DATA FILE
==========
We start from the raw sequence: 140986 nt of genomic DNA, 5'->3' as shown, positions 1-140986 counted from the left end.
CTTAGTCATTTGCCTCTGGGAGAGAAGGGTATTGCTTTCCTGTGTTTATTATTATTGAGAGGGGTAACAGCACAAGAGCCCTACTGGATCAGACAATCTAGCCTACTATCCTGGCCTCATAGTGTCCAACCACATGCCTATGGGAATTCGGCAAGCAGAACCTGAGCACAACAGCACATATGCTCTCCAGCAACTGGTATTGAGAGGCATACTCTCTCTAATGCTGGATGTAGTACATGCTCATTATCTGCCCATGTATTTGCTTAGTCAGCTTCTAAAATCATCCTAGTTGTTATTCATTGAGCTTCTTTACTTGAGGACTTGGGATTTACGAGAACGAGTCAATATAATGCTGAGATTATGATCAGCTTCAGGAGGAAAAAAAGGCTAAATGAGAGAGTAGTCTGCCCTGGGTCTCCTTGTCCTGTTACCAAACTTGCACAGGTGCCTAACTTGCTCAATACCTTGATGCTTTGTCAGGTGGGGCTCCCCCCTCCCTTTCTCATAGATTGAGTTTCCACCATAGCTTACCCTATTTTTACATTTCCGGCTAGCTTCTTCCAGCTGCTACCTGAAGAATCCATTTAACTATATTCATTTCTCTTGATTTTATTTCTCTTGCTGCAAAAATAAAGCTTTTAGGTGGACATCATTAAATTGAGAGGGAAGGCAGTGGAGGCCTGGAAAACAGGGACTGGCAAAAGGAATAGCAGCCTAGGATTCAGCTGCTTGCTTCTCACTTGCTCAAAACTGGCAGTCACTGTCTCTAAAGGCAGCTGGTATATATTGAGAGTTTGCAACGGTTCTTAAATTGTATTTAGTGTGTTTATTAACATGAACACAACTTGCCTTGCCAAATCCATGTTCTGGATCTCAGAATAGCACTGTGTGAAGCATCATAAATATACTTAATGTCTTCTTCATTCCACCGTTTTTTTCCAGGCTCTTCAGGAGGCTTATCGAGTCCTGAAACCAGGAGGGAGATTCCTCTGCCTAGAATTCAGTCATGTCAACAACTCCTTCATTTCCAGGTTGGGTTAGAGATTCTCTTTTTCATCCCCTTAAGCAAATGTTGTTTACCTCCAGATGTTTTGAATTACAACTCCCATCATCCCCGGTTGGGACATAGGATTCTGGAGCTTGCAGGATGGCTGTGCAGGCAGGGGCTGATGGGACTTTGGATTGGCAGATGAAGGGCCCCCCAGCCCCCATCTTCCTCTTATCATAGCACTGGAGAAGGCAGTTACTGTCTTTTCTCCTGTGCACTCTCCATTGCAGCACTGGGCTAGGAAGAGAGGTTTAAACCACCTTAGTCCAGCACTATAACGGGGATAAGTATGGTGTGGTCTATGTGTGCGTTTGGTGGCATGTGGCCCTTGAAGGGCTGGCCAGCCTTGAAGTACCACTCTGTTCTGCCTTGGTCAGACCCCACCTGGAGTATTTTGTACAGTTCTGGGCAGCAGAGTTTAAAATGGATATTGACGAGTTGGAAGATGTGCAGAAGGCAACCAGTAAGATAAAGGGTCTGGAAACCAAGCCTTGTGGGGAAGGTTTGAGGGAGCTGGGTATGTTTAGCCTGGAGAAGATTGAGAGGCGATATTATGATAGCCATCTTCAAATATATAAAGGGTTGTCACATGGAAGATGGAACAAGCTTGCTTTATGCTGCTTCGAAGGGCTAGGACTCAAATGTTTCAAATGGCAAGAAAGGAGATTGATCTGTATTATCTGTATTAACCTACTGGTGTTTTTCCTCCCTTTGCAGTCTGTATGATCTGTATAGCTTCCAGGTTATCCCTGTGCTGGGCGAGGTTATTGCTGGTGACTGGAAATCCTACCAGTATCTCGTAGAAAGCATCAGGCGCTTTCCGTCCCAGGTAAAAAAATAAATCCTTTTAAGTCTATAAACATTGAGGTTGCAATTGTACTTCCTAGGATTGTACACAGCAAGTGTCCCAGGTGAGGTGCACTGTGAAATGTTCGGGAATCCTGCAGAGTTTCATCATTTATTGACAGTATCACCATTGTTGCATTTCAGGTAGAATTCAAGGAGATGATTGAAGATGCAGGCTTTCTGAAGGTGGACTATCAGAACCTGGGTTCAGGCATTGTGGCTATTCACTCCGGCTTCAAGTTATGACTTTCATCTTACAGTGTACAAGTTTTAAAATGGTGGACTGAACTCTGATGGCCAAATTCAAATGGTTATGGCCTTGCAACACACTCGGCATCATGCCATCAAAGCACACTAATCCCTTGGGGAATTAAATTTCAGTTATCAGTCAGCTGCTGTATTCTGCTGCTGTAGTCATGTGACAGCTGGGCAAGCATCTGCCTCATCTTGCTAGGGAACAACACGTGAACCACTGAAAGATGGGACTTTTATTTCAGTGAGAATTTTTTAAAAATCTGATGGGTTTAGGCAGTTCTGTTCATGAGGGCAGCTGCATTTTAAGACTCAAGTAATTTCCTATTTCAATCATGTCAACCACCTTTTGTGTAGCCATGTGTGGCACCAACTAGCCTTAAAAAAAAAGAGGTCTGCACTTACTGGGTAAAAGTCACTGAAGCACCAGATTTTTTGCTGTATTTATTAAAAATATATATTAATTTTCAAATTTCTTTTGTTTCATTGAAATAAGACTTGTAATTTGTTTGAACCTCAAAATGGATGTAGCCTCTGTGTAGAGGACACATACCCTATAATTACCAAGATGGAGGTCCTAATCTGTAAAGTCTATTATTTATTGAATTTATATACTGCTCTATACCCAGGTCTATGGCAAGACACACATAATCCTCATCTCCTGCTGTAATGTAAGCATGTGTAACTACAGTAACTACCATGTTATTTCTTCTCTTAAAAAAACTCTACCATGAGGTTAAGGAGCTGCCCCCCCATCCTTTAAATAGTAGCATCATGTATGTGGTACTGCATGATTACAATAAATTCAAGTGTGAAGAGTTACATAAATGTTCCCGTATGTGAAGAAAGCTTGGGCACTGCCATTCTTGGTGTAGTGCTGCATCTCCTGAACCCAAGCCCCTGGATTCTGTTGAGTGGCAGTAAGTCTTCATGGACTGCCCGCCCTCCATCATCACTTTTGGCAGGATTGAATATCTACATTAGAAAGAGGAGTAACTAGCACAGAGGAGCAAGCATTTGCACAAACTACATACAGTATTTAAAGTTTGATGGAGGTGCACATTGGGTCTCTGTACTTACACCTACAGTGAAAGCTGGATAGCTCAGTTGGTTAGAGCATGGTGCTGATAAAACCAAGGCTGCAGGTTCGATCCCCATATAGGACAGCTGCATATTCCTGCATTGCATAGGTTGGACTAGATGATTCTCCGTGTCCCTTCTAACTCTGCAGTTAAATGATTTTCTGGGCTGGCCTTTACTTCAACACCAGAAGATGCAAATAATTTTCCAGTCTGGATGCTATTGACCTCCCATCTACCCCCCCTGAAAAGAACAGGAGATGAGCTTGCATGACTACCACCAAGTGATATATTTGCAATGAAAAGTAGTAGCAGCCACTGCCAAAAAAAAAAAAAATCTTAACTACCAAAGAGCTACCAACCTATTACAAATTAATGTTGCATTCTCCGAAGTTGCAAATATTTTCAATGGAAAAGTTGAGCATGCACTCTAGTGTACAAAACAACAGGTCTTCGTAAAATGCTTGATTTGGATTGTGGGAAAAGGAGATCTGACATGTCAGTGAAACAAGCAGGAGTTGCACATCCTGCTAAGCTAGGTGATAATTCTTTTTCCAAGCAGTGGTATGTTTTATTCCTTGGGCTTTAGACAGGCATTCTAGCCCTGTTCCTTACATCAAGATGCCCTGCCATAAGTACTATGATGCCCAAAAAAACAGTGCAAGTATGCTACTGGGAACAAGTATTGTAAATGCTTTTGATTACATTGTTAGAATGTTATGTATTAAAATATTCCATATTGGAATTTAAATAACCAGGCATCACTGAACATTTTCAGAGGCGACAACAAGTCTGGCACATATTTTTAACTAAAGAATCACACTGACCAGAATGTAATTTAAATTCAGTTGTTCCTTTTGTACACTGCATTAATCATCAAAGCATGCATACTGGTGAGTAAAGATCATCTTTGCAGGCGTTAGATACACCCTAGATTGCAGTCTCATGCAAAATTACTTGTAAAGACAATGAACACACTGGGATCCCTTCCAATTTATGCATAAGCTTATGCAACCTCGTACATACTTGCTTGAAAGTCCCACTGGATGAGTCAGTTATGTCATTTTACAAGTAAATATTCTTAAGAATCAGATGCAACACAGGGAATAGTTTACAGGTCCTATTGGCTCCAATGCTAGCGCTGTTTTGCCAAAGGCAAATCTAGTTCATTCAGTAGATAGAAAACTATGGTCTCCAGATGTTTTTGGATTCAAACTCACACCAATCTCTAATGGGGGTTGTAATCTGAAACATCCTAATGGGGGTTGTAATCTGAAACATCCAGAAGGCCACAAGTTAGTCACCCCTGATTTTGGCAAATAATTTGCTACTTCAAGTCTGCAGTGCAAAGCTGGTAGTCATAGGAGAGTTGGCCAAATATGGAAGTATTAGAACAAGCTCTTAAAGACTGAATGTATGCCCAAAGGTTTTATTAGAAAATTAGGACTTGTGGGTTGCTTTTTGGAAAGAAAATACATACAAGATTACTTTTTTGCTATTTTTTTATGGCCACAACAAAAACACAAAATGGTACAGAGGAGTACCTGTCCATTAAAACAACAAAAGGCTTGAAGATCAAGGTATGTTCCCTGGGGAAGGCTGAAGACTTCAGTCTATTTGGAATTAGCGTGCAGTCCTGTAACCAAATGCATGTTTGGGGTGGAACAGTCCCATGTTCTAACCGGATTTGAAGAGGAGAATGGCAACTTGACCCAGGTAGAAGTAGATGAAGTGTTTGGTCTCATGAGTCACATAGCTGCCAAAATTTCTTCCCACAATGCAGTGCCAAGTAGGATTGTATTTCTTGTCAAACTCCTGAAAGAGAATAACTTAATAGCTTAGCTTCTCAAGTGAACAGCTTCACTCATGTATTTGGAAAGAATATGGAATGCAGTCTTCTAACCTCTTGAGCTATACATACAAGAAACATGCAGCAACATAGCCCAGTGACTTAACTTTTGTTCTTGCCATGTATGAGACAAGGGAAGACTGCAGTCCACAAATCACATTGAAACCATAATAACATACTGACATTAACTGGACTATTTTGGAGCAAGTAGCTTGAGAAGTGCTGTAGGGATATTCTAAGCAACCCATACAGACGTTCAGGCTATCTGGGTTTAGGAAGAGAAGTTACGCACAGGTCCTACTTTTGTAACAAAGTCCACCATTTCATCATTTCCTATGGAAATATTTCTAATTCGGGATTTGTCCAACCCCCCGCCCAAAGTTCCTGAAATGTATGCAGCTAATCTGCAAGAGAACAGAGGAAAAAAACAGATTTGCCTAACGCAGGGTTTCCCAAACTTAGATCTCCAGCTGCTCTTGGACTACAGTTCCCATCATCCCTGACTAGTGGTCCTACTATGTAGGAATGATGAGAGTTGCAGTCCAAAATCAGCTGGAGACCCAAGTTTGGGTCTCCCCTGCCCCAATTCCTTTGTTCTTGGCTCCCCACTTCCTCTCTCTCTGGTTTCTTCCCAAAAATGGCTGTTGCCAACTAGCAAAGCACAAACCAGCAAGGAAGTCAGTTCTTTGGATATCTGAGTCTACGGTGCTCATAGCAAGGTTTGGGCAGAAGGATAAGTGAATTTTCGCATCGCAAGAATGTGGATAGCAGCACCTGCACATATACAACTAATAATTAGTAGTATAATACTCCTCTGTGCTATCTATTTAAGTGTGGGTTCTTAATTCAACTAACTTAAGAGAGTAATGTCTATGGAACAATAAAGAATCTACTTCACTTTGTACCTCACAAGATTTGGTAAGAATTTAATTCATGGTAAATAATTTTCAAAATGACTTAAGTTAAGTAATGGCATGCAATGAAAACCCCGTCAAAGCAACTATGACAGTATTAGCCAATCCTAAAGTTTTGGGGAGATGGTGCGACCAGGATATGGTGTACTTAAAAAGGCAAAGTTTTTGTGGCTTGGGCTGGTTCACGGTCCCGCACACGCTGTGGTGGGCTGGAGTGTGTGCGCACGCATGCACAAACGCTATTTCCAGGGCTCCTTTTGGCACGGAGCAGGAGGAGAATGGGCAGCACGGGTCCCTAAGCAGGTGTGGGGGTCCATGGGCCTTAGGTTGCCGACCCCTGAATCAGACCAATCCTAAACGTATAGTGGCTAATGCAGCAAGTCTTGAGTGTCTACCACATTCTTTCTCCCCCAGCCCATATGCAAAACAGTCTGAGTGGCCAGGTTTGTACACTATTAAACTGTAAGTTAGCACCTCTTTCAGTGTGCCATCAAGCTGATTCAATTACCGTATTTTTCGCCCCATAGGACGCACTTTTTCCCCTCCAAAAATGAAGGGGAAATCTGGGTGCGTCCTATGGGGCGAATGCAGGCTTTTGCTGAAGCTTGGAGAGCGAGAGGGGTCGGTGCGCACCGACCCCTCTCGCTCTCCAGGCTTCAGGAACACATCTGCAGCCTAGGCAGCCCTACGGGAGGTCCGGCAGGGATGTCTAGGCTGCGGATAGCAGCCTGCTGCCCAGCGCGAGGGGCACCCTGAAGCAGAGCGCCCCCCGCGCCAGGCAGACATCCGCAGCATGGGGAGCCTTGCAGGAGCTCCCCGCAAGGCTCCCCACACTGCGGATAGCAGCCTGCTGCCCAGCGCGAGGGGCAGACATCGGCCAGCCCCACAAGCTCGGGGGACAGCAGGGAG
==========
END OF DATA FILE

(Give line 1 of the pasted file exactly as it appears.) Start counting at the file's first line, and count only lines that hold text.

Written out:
We start from the raw sequence: 140986 nt of genomic DNA, 5'->3' as shown, positions 1-140986 counted from the left end.